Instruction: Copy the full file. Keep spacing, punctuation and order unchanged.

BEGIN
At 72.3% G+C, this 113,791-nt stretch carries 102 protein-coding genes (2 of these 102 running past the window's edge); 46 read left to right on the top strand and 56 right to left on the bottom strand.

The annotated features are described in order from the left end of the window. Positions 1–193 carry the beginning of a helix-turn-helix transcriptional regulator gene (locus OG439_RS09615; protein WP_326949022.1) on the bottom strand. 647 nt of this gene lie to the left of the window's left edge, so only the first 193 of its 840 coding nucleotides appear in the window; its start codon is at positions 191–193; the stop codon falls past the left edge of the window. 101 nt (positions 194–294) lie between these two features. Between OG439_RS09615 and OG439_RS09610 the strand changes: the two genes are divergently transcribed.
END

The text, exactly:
At 72.3% G+C, this 113,791-nt stretch carries 102 protein-coding genes (2 of these 102 running past the window's edge); 46 read left to right on the top strand and 56 right to left on the bottom strand.

The annotated features are described in order from the left end of the window. Positions 1–193 carry the beginning of a helix-turn-helix transcriptional regulator gene (locus OG439_RS09615; protein WP_326949022.1) on the bottom strand. 647 nt of this gene lie to the left of the window's left edge, so only the first 193 of its 840 coding nucleotides appear in the window; its start codon is at positions 191–193; the stop codon falls past the left edge of the window. 101 nt (positions 194–294) lie between these two features. Between OG439_RS09615 and OG439_RS09610 the strand changes: the two genes are divergently transcribed.